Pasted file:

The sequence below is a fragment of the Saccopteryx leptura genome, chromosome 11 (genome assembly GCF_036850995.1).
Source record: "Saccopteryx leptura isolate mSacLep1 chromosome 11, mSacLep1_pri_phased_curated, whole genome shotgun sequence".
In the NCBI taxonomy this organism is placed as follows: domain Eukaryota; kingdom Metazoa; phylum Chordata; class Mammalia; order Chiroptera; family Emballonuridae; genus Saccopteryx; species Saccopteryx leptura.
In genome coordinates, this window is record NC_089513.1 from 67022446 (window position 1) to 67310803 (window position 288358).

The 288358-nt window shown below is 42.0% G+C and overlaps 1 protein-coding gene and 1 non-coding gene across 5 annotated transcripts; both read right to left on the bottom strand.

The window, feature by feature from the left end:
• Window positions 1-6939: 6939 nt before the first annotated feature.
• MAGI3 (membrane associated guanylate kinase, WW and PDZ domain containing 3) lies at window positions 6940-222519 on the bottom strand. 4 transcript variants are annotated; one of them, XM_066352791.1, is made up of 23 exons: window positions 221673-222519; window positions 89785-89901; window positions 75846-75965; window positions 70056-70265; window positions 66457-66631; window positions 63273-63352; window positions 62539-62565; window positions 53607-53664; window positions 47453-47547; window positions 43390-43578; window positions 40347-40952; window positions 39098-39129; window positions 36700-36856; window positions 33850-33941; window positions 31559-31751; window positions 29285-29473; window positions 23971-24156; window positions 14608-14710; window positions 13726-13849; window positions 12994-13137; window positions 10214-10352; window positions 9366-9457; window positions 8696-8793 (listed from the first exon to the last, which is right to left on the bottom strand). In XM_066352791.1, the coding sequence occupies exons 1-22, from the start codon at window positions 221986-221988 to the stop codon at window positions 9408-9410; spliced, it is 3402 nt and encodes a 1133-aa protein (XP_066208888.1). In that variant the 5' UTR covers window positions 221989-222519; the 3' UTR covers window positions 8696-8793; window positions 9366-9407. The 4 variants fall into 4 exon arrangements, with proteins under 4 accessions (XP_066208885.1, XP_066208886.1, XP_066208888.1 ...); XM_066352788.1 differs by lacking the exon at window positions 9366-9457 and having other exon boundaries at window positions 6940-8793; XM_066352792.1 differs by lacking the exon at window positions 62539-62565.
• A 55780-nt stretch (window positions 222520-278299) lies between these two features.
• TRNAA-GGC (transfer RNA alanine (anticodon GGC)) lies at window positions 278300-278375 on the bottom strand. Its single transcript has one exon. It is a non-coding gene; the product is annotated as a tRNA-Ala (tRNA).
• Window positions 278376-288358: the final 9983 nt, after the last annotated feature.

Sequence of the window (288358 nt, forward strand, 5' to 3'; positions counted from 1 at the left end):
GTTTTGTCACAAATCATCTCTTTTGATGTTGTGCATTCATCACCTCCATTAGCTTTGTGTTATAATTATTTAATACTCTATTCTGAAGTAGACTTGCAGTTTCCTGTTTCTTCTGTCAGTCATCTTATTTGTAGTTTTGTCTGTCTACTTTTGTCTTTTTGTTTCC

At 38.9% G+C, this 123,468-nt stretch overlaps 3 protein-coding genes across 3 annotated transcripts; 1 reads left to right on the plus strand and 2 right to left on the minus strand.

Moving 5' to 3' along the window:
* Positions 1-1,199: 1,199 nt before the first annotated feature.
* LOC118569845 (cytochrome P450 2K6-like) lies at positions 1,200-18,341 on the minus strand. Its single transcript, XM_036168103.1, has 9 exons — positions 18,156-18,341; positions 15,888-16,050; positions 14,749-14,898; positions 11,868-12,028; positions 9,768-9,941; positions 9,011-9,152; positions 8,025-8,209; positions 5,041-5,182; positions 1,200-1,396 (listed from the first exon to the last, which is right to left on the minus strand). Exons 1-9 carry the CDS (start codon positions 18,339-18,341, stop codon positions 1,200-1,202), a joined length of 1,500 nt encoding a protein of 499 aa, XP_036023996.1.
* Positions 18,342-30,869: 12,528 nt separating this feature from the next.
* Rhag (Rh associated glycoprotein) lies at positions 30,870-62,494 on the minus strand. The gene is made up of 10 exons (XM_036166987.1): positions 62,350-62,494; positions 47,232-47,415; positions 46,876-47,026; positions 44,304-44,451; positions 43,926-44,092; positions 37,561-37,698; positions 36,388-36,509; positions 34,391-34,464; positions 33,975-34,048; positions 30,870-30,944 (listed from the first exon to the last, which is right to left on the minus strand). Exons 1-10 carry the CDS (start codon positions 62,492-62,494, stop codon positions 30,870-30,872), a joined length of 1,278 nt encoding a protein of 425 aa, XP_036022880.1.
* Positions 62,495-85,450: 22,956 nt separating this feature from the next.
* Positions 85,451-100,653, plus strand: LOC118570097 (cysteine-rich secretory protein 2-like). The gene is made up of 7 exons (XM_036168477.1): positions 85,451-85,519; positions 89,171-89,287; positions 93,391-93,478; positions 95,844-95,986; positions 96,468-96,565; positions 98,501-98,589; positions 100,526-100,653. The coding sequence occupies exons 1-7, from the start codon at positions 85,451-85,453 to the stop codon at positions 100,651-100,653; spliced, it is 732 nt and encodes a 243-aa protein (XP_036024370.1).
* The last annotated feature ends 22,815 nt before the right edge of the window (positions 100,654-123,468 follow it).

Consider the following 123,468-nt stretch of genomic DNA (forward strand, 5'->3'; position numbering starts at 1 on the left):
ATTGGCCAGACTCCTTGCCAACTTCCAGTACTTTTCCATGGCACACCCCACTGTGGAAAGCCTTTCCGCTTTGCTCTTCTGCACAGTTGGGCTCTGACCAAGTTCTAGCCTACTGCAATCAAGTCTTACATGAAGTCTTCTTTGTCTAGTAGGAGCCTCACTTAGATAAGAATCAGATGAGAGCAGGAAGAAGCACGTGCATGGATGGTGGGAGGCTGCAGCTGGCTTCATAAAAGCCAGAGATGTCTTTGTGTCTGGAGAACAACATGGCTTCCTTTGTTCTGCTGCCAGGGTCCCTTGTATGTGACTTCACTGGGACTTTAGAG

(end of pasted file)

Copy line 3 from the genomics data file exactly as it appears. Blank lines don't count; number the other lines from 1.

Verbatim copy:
In the NCBI taxonomy this organism is placed as follows: domain Eukaryota; kingdom Metazoa; phylum Chordata; class Mammalia; order Chiroptera; family Emballonuridae; genus Saccopteryx; species Saccopteryx leptura.